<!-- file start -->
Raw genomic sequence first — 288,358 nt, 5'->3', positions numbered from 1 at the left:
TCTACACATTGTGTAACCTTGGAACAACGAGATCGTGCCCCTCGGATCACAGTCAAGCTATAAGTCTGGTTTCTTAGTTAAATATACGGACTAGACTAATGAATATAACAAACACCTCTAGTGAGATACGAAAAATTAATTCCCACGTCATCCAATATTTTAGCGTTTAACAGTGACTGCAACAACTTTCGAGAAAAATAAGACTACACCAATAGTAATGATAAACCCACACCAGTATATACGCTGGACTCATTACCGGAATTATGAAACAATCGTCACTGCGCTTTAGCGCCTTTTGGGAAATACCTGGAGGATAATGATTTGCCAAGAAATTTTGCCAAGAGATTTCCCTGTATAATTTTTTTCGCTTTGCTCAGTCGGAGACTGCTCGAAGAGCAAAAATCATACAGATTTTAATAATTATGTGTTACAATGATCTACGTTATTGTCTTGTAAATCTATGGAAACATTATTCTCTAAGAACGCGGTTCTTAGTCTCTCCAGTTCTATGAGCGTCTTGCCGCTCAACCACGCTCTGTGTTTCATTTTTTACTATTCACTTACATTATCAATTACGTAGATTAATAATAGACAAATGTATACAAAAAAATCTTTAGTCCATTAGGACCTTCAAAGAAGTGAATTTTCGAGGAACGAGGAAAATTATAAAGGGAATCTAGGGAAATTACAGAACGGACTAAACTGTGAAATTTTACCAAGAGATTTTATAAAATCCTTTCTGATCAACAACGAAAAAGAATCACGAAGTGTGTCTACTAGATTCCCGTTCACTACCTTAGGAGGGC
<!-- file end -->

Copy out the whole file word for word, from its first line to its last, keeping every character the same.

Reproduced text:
Raw genomic sequence first — 288,358 nt, 5'->3', positions numbered from 1 at the left:
TCTACACATTGTGTAACCTTGGAACAACGAGATCGTGCCCCTCGGATCACAGTCAAGCTATAAGTCTGGTTTCTTAGTTAAATATACGGACTAGACTAATGAATATAACAAACACCTCTAGTGAGATACGAAAAATTAATTCCCACGTCATCCAATATTTTAGCGTTTAACAGTGACTGCAACAACTTTCGAGAAAAATAAGACTACACCAATAGTAATGATAAACCCACACCAGTATATACGCTGGACTCATTACCGGAATTATGAAACAATCGTCACTGCGCTTTAGCGCCTTTTGGGAAATACCTGGAGGATAATGATTTGCCAAGAAATTTTGCCAAGAGATTTCCCTGTATAATTTTTTTCGCTTTGCTCAGTCGGAGACTGCTCGAAGAGCAAAAATCATACAGATTTTAATAATTATGTGTTACAATGATCTACGTTATTGTCTTGTAAATCTATGGAAACATTATTCTCTAAGAACGCGGTTCTTAGTCTCTCCAGTTCTATGAGCGTCTTGCCGCTCAACCACGCTCTGTGTTTCATTTTTTACTATTCACTTACATTATCAATTACGTAGATTAATAATAGACAAATGTATACAAAAAAATCTTTAGTCCATTAGGACCTTCAAAGAAGTGAATTTTCGAGGAACGAGGAAAATTATAAAGGGAATCTAGGGAAATTACAGAACGGACTAAACTGTGAAATTTTACCAAGAGATTTTATAAAATCCTTTCTGATCAACAACGAAAAAGAATCACGAAGTGTGTCTACTAGATTCCCGTTCACTACCTTAGGAGGGC